Here’s to a happy, healthy June! As always, it’s a pleasure to send you this magazine.
There’s almost nothing as good for your body as a serving of fresh, cool water—that is, assuming the water is clean. Though Congress passed the Clean Water Act in 1972 to protect natural waterways and invest resources to purify our drinking water, pollutants like lead and sulfur can still be found in water supplies across the nation. Even small quantities can stain your appliances, damage your plumbing, and expose you to numerous health risks.
Thankfully, there are several feasible solutions to help improve your home’s water quality—and they’re right at your fingertips.
Think about the origins of the water that comes out of your faucets. According to the EPA, most Americans receive water from one of the 150,000 public water supply systems across the nation, while the remaining 10 percent draw water from private wells.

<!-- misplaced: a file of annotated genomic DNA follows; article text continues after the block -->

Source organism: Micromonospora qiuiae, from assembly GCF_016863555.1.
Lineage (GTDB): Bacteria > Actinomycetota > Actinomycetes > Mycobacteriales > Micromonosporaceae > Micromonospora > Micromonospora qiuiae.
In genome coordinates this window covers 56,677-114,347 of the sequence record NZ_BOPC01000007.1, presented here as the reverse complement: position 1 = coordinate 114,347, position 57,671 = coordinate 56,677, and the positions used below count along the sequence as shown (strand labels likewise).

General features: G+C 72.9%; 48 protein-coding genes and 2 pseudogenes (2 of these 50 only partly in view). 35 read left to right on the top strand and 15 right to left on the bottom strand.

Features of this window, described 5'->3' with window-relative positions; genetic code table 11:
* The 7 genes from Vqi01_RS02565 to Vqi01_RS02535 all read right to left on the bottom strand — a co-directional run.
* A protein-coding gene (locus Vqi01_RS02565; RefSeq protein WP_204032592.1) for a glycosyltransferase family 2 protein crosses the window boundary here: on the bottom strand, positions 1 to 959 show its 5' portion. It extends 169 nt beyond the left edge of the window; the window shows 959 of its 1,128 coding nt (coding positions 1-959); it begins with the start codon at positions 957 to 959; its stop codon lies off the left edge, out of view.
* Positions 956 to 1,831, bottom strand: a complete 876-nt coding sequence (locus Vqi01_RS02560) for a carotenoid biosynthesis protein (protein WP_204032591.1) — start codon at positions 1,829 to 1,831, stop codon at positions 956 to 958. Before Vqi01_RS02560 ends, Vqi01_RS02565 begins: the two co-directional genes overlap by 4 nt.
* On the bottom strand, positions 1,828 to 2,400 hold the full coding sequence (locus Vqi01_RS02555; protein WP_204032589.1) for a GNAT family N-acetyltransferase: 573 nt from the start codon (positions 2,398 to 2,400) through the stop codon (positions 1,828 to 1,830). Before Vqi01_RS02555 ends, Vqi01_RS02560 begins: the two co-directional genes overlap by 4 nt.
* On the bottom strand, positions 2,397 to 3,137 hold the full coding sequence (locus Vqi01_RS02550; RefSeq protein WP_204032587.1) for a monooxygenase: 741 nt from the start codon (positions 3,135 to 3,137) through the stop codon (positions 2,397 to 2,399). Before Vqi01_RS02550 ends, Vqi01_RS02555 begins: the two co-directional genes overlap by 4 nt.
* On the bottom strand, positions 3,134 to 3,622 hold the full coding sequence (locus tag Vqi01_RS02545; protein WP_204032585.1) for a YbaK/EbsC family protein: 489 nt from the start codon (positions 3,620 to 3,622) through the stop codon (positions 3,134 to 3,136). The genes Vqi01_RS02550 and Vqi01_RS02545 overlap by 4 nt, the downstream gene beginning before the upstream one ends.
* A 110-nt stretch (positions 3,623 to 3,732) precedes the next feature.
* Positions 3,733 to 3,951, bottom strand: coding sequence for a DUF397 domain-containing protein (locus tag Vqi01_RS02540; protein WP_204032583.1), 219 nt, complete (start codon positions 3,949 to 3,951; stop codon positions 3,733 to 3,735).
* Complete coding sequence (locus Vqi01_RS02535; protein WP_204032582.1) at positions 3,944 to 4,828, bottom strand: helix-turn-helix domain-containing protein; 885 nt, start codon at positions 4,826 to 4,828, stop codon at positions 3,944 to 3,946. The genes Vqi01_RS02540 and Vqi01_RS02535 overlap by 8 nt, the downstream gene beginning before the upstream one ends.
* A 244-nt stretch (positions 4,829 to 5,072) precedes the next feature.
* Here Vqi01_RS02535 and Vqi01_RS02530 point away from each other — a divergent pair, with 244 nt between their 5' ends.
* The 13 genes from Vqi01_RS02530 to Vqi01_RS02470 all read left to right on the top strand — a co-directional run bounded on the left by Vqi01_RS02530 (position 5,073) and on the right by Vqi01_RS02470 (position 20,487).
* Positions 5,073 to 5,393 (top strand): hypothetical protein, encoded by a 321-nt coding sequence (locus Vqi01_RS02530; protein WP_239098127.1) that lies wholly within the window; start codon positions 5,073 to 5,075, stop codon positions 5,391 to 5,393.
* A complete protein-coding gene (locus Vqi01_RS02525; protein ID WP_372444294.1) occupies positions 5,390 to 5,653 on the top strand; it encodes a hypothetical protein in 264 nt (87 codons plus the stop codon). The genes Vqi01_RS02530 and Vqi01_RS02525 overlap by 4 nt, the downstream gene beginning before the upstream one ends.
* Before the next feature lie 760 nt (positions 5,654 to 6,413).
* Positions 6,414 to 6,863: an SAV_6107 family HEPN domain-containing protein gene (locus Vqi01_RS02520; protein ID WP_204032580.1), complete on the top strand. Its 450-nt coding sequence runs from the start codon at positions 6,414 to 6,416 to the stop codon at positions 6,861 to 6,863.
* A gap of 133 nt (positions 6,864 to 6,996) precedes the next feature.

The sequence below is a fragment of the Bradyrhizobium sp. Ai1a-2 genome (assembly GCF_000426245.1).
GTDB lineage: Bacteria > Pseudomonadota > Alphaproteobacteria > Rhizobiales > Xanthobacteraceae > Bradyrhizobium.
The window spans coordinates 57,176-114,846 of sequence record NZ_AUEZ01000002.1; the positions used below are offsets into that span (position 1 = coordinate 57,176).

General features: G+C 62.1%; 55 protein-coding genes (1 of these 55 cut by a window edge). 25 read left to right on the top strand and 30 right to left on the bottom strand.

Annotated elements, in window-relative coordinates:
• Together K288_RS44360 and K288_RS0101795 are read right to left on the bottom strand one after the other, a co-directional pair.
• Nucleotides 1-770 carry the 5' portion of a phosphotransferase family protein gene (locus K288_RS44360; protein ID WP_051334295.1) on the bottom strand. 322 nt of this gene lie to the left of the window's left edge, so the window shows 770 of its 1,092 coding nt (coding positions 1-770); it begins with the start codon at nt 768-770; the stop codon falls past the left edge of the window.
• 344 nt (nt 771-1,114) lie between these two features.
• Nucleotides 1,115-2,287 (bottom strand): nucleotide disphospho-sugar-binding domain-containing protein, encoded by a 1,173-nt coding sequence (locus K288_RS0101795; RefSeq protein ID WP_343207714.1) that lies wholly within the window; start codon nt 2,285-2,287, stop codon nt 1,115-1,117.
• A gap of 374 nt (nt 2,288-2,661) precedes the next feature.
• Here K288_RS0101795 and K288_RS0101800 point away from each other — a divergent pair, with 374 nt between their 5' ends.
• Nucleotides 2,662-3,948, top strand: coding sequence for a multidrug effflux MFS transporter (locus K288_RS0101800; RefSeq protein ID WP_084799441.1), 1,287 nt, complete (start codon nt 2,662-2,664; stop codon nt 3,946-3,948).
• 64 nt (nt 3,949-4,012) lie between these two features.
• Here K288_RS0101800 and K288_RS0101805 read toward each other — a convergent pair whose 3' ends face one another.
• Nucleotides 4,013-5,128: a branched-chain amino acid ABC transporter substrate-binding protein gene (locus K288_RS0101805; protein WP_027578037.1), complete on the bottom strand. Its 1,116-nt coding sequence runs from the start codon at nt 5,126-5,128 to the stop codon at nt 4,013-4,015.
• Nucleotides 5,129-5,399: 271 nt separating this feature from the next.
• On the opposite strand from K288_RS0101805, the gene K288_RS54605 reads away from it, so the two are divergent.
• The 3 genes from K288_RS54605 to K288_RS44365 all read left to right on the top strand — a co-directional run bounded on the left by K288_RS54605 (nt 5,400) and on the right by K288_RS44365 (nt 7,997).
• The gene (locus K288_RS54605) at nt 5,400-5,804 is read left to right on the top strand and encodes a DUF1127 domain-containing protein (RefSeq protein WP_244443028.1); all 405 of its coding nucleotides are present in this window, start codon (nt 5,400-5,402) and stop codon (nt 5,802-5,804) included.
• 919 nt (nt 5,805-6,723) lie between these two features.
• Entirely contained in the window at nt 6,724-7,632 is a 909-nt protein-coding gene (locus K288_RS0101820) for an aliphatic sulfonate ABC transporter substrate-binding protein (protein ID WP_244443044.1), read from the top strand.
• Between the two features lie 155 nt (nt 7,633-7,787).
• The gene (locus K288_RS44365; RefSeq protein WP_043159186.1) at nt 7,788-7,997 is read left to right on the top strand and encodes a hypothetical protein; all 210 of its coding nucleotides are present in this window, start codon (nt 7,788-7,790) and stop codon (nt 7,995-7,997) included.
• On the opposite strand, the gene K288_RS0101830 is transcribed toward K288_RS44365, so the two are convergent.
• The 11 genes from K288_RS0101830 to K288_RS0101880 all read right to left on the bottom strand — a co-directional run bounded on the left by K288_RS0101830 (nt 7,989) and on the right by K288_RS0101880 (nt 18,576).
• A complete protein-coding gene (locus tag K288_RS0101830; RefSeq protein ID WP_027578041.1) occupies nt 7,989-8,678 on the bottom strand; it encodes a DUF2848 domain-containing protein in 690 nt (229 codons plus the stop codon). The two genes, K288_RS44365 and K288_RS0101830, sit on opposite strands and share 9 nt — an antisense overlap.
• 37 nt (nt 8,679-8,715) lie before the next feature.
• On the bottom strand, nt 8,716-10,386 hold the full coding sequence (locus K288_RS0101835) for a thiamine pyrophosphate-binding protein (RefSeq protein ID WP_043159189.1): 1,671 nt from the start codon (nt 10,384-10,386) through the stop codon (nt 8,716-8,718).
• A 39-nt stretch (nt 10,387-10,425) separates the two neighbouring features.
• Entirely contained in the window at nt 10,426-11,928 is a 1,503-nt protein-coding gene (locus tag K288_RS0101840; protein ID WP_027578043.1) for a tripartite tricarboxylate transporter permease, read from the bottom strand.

Well water is sourced directly from natural underground aquifers, or permeable layers of rock that hold fresh water, and then pumped into tanks. The essential missing steps from this process, though, are testing and filtering. Underground aquifers may sound pure and clean, but contaminants in the earth like pesticides and iron may run off into the water—making it both unsafe for human drinking and damaging to pipes and appliances. If you source your water from a well, the EPA suggests testing it once a year to identify any chemicals that could put your home and health at risk.